Stem cell therapy is another exciting regenerative therapy available at Atlantic Equine Services. Research into stem cell therapy is currently on-going and will guide our application of this technology in equine sports medicine over time.

A stem cell is an early progenitor cell that retains its ability to differentiate into multiple different cell types as it replicates and divides. Embryonic stem cells are the most primitive types of stem cells. They can divide into any type of cell in the body as the organism grows from a single-celled zygote into a fully developed living being. Adult humans and animals also have stem cells in their body. Adult stem cells are more committed towards their final lineage than embryonic stem cells. They are further classified by the lineage for which they are destined — either as hematopoietic stem cells, destined to become a blood cell, or as mesenchymal stem cells, destined to become one of the connective tissues of the body such as bone, muscle, tendon, nerve, etc.

Adult mesenchymal stem cells receive their signal to differentiate into a more specific tissue type through chemical signals known as cytokines. These cytokines are released by other cell types in response to injury or tissue damage, or as part of the normal turnover of tissue in the body. Platelets are especially important for this process as they contain high concentrations of many important growth factor cytokines, which serve to attract stem cells from the body to sites of injury. Once stem cells are recruited to an area of injury by cytokines, they interact with other cells and cytokines in the area to differentiate into the specific tissue types needed for the repair.

Stem cells do not speed up the rate of healing of an injury, but they are thought to improve the quality of the repair and reduce scar tissue formation. This is particularly important in injuries of equine tendons and ligaments. Healing, from an evolutionary perspective, is designed to return an organism to a level of function required for basic survival — it is not designed to repair the injury back to top physiologic condition. Much of the healing of an acute injury occurs through the recruitment of fibroblasts that manufacture scar tissue. This scar tissue will quickly fill in any defects left by the injury and wall off the injured area from infection. As healing progresses, the temporary scar tissue is slowly replaced by a more permanent repair. It is theorized that by increasing the number of stem cells and growth factors at the site of repair, we can encourage the body to rebuild more normal tissue rather than rely on fibroblasts to make a permanent scar. Research is still ongoing, but studies across a variety of species, including horses and humans, have shown improved quality of tissue repair associated with stem cell use in tendon healing.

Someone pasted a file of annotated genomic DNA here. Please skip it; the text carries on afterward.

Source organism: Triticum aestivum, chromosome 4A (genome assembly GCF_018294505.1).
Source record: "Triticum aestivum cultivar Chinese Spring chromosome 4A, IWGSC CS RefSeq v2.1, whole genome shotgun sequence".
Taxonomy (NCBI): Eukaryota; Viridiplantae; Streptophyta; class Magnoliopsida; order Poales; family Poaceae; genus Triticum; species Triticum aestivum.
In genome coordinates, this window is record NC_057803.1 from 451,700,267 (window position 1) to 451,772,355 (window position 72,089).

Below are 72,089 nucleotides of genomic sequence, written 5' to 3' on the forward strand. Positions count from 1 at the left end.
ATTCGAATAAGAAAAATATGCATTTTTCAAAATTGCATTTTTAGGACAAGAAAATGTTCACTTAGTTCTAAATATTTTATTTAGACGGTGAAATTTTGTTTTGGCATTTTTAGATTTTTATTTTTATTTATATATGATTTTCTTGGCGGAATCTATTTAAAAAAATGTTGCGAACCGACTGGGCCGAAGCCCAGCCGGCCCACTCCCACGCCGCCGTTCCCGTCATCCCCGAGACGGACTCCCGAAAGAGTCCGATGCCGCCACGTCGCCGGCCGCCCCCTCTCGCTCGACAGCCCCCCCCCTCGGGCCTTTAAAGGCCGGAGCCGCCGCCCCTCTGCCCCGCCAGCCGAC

STEM CELL HARVESTING PROTOCOL

There are many ways to isolate stem cells from the adult horse today. Bone marrow aspirates from the sternum of the horse are relatively easily performed and can be obtained at the farm. Once the bone marrow aspirate has been performed, the cells are shipped to a laboratory where the mesenchymal stem cells are isolated and expanded in tissue culture until sufficient numbers are reached for treatment. This process can take from 3-4 weeks to reach the optimized dose of 10-25 million stem cells per treatment. The stem cells are then typically injected into the site of injury under ultrasound guidance.

Mesenchymal stem cells can also be isolated from fatty tissue in the horse. For this procedure, a surgical incision is made near the tail head of the horse and a section of fatty tissue is removed and sent to a laboratory for cell retrieval. Typically these cells are returned for injection within 48 hours of harvesting. Since these cells are not cultured and expanded, the total dose of mesenchymal stem cells is lower than with bone marrow derived stem cell therapy.

Research is still ongoing to determine the best timing of injection and quantity of stem cells needed to optimize healing in the horse. In addition to ultrasound guided stem cell therapy, stem cells have also been administered systemically through intravenous injection, intra-articularly in joints with cartilage damage, or through distal limb perfusions for tendon injuries deep in the foot where ultrasound guidance is not possible. Stem cell therapy is often used in conjunction with platelet-rich plasma therapy and/or shockwave therapy, as the various therapies work synergistically to optimize healing.